“Facing East”


Keriat Torah While

Keriat Torah While “Facing East”

Many aspects of the liturgy are simply about applying basic biblical principles of Torah obedience and worship. “Facing East”[1] as it is called — and which is often regarded by Messianics as just an orthodox Jewish tradition — is one of these basic liturgical principles of Scripture. In the times of the Tabernacle and the Temple the people naturally turned their faces toward the Holy Place while worshipping. The whole architecture of the Sanctuary is so deviced that the attention of all present is drawn to the same direction. In the Dedication Prayer of King Salomon the recurring refrain is “if they pray toward this place”, or: “pray toward their land, and toward the city which thou hast chosen, and toward the House which I have built for thy Name” (II Chr. 6:26, 38). If the prophet Daniel obeyed this principle when praying alone (Dan. 6:10), how much more should it be obeyed in common liturgical prayer and worship. It is thus merely a matter of Torah-based logic that the interior of a Synagogue and the manner of performing the service should mirror this model.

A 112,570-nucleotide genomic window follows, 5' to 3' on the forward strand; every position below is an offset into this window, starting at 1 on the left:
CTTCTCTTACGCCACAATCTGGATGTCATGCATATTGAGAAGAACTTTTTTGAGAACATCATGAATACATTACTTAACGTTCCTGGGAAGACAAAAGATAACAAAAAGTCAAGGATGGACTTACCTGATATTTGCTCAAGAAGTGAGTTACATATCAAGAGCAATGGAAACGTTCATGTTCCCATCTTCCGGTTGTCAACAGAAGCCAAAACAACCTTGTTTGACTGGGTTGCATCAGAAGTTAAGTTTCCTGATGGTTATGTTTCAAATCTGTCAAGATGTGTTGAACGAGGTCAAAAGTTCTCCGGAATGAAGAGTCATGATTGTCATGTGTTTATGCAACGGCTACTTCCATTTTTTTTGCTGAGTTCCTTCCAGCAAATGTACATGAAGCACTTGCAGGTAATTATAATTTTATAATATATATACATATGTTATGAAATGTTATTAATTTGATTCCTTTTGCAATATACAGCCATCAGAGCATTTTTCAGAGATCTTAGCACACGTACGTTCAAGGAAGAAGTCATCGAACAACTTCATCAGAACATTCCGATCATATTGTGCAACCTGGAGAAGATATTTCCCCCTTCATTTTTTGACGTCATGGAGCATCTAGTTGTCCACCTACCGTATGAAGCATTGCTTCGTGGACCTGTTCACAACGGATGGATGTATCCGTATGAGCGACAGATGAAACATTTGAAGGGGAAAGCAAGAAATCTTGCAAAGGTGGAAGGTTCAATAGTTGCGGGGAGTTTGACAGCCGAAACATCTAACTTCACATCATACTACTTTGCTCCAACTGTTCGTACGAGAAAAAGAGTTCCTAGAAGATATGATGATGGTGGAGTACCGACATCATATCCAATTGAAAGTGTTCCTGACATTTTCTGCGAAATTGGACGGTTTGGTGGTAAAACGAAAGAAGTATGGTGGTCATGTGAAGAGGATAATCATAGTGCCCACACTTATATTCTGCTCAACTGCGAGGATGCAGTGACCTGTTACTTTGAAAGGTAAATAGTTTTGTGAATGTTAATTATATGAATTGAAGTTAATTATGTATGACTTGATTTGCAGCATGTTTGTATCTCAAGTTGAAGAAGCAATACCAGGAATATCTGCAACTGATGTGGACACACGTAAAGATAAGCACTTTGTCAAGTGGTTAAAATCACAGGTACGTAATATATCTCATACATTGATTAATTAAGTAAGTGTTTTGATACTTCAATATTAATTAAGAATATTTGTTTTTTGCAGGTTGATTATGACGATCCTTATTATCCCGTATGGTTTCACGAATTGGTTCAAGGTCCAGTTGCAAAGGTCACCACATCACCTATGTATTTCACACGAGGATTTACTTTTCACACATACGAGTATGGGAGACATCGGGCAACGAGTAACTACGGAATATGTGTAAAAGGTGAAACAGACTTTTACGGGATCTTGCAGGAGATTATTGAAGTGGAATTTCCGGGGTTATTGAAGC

This is in harmony with the function of congregational leaders in the Apostolic Scriptures to reflect the position of Messiah. The Chazzan or any worship leader in a messianic context represents and symbolizes the Lord Yeshua as leading his Assembly in the worship of the Father, in the heavenly Temple. These basic theological facts should be mirrored in the liturgy.


[1] “Facing East” is the terminus technicus for facing the Aron HaKodesh, which normally is oriented towards Jerusalem. From the perspective of the diaspora communities in Western Europe this is East- or South-East-ward. The Temple itself was facing the West, not the East. So worshippers standing in the Temple court were facing the West, directed toward the inner Sanctuary. Worshippers in Jerusalem and elsewhere were facing the Temple (whatever direction this was).


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